dropping the inside shoulder
   

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dropping the inside shoulder

This is a discussion on dropping the inside shoulder within the Horse Training forums, part of the Training Horses category
  • How to stop horse from dropping inside shoulder
  • Horse on inside shoulder

 
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    05-27-2011, 09:29 PM
  #1
Foal
dropping the inside shoulder

Ok I started having this issue with my boy today, I've been working extremely hard at getting him better balanced and he's been doing great but I just started working on his canter/lope again circling and he's had a few weeks off due to me being sick so when I was out he did ok at his canter but then he started dropping his inside shoulder quite bad.I tried lifting like I have been doing with his trot but it didn't help. Any suggestions? Thanks
     
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    05-27-2011, 09:42 PM
  #2
Foal
Lift you hand or your rein? Or both I guess? I'm not an expert and I ride English, but I have always had a problem with my gelding dropping or leaning out on a shoulder. Don't lift the rein, that just lets the shoulder pop underneath it. I would lift my inside rein to keep my horse from dropping his shoulder and my trainer said to me, "He's 1100 pounds, there is no way you are going to pick him up with that little rein." It was a tough habit to break.

When he leans to the inside or drops that shoulder down, pull the rein down and back to your hip instead and apply your leg. Then take him a little on the outside rein to straighten him out.

Give that a whirl.
     
    05-27-2011, 10:56 PM
  #3
Foal
Pick up your inside rein, don't cross it over his neck. Help him balance with your outside and make sure you are sitting squarely on your seatbones, legs at the girth and using your inside leg.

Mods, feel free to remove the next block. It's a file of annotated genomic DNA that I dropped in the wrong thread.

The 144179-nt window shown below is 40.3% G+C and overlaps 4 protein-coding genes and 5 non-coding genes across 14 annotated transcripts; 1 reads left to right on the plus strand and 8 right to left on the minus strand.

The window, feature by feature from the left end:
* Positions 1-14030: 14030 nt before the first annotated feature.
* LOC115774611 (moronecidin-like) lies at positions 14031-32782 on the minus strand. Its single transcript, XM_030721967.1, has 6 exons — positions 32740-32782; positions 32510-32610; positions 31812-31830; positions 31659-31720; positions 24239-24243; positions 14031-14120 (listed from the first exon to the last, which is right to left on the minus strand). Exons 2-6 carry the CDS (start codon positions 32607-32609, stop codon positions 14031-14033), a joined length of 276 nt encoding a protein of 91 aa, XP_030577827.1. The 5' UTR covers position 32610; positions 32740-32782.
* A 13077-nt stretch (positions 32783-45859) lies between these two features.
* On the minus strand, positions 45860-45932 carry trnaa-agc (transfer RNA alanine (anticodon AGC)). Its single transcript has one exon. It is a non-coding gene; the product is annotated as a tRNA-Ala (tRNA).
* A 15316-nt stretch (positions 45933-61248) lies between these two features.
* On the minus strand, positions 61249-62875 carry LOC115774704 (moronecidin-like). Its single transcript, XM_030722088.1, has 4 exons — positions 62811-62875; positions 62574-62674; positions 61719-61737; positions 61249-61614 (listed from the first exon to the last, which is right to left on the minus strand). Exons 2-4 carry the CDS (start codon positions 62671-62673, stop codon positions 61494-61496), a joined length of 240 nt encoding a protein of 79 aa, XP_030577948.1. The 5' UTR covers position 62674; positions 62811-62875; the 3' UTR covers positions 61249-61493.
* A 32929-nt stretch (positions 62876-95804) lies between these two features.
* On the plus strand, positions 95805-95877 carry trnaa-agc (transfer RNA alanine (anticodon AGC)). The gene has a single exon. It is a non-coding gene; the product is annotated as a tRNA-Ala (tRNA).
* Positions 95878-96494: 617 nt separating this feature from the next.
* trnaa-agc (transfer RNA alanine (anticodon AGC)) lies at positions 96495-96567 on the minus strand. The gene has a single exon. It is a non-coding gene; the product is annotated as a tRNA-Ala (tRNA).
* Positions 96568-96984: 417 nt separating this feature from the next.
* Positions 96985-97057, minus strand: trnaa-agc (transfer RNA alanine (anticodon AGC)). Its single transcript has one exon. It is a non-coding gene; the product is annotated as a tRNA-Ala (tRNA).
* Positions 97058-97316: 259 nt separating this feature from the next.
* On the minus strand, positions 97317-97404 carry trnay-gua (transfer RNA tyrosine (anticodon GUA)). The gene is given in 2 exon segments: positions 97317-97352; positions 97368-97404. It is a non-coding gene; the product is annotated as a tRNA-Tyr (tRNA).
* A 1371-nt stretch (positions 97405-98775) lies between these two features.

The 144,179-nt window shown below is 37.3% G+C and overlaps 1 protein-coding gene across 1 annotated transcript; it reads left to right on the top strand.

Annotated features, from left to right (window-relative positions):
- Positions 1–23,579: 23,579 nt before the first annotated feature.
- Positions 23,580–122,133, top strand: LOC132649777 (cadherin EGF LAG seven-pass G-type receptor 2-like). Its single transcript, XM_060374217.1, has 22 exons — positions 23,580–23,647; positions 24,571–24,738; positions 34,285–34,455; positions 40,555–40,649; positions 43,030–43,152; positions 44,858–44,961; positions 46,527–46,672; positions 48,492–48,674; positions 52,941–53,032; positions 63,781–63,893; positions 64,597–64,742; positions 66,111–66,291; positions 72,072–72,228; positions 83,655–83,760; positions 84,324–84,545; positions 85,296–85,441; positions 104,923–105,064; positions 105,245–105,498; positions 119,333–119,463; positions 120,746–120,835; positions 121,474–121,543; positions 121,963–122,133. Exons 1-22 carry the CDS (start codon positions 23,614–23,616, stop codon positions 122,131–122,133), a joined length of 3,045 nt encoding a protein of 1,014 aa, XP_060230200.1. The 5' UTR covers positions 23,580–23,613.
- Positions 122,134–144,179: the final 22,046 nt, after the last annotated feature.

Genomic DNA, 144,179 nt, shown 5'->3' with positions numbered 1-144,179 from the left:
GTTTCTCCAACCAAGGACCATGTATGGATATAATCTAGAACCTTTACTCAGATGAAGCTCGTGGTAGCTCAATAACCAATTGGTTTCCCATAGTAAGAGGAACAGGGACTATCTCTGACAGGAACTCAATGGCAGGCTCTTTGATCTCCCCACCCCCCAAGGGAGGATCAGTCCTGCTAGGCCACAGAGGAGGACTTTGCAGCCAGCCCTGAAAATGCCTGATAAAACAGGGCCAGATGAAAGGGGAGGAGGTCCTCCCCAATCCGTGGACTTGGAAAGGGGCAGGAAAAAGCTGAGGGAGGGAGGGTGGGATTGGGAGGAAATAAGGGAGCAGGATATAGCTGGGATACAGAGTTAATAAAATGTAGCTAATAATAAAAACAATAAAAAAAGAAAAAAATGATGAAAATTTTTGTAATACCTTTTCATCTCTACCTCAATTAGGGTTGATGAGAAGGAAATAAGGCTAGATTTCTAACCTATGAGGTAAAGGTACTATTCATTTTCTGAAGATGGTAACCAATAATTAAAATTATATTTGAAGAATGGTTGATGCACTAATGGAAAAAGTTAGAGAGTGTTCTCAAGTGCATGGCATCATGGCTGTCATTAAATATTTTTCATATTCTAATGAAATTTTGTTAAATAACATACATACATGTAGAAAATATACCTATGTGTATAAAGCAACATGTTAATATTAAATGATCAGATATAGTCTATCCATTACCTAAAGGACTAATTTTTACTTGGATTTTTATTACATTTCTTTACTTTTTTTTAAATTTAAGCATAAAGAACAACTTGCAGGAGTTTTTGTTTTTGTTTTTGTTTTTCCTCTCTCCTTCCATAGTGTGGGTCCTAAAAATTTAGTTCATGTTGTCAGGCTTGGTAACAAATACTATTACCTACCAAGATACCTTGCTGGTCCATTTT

Im no expert, but this has worked well for me. Though I probably should explain more.
     
    05-27-2011, 10:58 PM
  #4
Foal
Quote:
Originally Posted by Wancata    
Lift you hand or your rein? Or both I guess? I'm not an expert and I ride English, but I have always had a problem with my gelding dropping or leaning out on a shoulder. Don't lift the rein, that just lets the shoulder pop underneath it. I would lift my inside rein to keep my horse from dropping his shoulder and my trainer said to me, "He's 1100 pounds, there is no way you are going to pick him up with that little rein." It was a tough habit to break.

When he leans to the inside or drops that shoulder down, pull the rein down and back to your hip instead and apply your leg. Then take him a little on the outside rein to straighten him out.

Give that a whirl.
Thanks! Ya wut I'm doing is lifting my inside rein and bringing the outside back to my hip bc I have found if he drops his inside his outside bulges and if he bulges his outside in his corners at the trot my outside rein straightens it back out to where it should be. I will try this thank u
     
    05-27-2011, 11:05 PM
  #5
Foal
Quote:
Originally Posted by eventerjumpergirl    
Pick up your inside rein, don't cross it over his neck. Help him balance with your outside and make sure you are sitting squarely on your seatbones, legs at the girth and using your inside leg.

Im no expert, but this has worked well for me. Though I probably should explain more.
Just saw this and it sounds basically what I'm doing thanks
     
    05-31-2011, 09:46 AM
  #6
Foal
Quote:
Originally Posted by dashforcache    
Just saw this and it sounds basically what I'm doing thanks